Functional Programming Principles in Scala course starts today

Functional Programming Principles in Scala course starts today

pohl comments on HackerNews:

So far I’m liking the way the course material is structured. In the first week Martin is guiding you through call-by-name and call-by-value in the lamda calculus, but without its syntactic peculiarities and without really mentioning lamda calculus more than once in passing. I think this is a good idea, because lambda seems to raise defense mechanisms in students who are seeing it for the first time. Sneaky.

Yes, it all looks very good and I have to say I was looking forward to this course for a while. Scala seems to be bridging two worlds: the functional and impractical weirdness of Haskell that I’m so used to, and the objective and industrial approach of Java. My motivations for taking this course are purely practical: if I don’t get my PhD for whatever reason I will search for a job as a Scala programmer.

Traveling

I travel a lot, and I mean a lot not only for a PhD student. Yes, I do travel to conferences, workshops, seminars and summer schools, but apart from that I visit family in Poland and friends in The Netherlands, which means I’m on an international flight at least once a month. It made me reflect on how I travel, how I feel about traveling and how many of my traveling habits changed.

First of all, I don’t like traveling by plane. As most people, I hate security checks, the hassle it takes to get to/from many airports (taking trains, buses, taxis…), baggage allowances that most people abuse (it’s been a while since I was able to actually put any of my stuff in the overhead compartment), crowded gate entries, etc. I take high-speed trains whenever possible, but I always have to take a plane in order to get out of Bergen, since taking a train through Oslo and Sweden is expensive and very inefficient.1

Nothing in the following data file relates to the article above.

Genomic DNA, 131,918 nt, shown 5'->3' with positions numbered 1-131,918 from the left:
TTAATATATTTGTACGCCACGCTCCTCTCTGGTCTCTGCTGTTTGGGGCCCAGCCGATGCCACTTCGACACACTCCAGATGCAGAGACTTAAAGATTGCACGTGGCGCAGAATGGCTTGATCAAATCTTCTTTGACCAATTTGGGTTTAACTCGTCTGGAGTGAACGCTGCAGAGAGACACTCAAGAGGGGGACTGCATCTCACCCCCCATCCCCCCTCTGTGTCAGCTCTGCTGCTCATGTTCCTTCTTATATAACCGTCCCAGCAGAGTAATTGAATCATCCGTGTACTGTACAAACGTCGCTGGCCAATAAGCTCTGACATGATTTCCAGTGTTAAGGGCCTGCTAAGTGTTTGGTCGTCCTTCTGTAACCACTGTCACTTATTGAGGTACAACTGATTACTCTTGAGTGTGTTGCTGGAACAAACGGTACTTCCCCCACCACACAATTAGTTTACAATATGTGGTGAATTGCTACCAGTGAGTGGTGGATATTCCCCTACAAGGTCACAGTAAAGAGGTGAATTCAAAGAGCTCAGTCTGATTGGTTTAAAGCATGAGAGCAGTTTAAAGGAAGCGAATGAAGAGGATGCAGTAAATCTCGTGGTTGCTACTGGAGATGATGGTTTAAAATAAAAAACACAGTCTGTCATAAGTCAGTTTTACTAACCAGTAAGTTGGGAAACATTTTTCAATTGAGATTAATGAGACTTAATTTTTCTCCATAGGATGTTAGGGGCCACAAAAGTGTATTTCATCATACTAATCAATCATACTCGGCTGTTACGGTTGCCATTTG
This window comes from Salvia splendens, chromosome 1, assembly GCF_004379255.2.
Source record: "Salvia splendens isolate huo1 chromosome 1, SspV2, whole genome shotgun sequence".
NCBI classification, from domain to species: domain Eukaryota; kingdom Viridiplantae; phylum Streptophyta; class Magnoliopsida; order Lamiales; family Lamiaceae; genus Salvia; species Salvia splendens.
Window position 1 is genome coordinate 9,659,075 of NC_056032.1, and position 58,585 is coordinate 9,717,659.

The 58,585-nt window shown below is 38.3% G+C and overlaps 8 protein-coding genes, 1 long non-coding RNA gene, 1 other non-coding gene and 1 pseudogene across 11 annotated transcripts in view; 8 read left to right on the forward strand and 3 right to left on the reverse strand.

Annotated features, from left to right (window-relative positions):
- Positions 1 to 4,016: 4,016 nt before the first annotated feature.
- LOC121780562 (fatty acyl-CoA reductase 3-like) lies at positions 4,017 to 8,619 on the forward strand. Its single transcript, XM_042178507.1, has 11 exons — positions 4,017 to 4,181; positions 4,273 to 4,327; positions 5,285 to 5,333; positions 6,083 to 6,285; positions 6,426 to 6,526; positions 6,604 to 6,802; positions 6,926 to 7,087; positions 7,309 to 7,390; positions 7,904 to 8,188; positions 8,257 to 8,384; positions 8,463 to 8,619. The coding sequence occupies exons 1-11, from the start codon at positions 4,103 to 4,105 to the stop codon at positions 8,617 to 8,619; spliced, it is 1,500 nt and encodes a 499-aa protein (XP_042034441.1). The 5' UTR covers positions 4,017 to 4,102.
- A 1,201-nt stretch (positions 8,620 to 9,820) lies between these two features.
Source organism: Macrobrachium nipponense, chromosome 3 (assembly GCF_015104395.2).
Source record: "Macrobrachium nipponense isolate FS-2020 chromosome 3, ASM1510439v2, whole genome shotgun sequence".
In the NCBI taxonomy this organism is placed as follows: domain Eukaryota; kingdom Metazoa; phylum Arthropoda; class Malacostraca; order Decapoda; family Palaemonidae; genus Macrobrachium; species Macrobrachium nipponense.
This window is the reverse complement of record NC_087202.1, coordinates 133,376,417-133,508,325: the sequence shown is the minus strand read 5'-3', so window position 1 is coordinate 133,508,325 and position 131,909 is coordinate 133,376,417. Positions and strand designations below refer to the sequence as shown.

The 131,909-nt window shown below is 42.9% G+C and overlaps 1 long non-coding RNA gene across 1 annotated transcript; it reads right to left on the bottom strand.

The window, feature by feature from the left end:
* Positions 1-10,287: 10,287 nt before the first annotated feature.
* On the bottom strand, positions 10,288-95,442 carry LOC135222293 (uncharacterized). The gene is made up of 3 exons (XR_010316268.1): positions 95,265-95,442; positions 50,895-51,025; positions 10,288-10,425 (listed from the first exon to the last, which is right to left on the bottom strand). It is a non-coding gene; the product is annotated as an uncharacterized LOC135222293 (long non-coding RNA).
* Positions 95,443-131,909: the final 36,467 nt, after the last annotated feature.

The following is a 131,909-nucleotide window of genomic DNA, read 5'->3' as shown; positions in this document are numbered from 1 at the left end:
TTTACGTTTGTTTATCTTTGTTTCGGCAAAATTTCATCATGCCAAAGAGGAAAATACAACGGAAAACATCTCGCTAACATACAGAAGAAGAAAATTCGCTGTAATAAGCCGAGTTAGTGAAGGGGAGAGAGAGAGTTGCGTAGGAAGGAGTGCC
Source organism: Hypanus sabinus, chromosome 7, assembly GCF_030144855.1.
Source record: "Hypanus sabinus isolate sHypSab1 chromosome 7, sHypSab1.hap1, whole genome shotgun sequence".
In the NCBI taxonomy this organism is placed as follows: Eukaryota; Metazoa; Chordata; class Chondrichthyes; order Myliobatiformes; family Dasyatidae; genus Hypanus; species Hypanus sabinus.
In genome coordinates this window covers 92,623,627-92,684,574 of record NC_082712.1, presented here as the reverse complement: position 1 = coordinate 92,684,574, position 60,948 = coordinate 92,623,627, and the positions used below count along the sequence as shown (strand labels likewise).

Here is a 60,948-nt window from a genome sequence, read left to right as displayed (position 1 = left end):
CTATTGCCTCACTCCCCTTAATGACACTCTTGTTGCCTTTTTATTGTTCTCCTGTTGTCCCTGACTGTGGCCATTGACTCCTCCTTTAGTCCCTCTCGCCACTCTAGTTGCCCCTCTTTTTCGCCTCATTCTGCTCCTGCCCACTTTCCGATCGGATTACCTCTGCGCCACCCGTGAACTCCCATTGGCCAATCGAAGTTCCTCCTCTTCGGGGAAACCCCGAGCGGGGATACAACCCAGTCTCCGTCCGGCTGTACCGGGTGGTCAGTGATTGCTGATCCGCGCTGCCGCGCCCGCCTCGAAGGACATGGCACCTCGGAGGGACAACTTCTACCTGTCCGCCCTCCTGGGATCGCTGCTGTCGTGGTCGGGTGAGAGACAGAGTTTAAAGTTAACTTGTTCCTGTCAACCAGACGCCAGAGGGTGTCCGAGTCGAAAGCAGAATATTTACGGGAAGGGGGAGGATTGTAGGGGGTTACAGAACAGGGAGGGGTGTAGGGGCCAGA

Continue reading “Traveling”

How Would You Fix the Linux Desktop?

How Would You Fix the Linux Desktop?

aussersterne:

The culture of Linux remains the culture of 1993 mid-range computing—but we no longer live in a world in which CS students can’t afford the hardware/software they use at school and mainstream OSes can’t do the fun stuff. Quite the opposite. It’s funny to think back at how thrilled I was to have X11 on the desktop (compared to Windows 3.1) versus how I feel now, twenty years on, comparing KDE or GNOME on Fedora or Ubuntu to OS X 10.8. The tables have been exactly turned. Linux is still essentially the same in architecture and philosophy, while the rest of the world has moved to a completely different paradigm in which computing is essentially appliance-driven. In 1993 Linux was ahead of its time. In 2013 Linux is a decade behind.

These days, I want an complete, polished, turnkey appliance at low cost and with no labor time investment, not a set of building block. Today’s appliances are fast, intuitive, stable, durable, powerful, and integrated like the iPad (which I do, yes, use for serious work about 5-6 hours a day). For most users (which is where I have always ultimately fallen), Linux is solution in search of a problem that no longer exists.

Ask Slashdot has an interesting discussion about current state of the linux desktop, which has become (again) a heated debate after Miguel de Icaza’s blogpost and Linus Torvalds’ reply. There are some very insightful comments, like the one by aussersterne above, but more importantly the discussion gives a good picture of the linux/FLOSS community, with different views on what linux desktop is or should be, different backgrounds, ideas and problems. The first comment sums up the problem, or meta-problem to me:

Hatta:

I’ve been using Linux on my desktop for 13 years now. It works just fine for me.

Right.

Sony RX1: A Full-frame Compact Camera

Sony RX1: A Full-frame Compact Camera

We were surprised (and delighted) when Sony decided to create the RX100 – its first compact camera for serious photographers, but that’s nothing compared to our surprise when we were told about the RX1. This isn’t just Sony’s most serious compact camera, but arguably the most serious compact camera we’ve ever seen. It features a full-frame sensor and a fixed 35mm F2 lens, making it a real heavyweight in terms of lightweight photography. Sony has said it is targeting professional photographers and we see no reason to question that.

There’s hasn’t been a better time to look for a good compact(ish) camera ever before. When I recently wrote about being on a market for such a thing and listed my options, I was quite surprised how many there were (compared to, say, 2008, or even 2010). Now not only has Fujifilm introduced the X-E1, and not only has Sony presented the NEX-6, but we also have a first ever full-frame compact camera. At $2800 it’s not cheap at all, but boy is that a fantastic idea.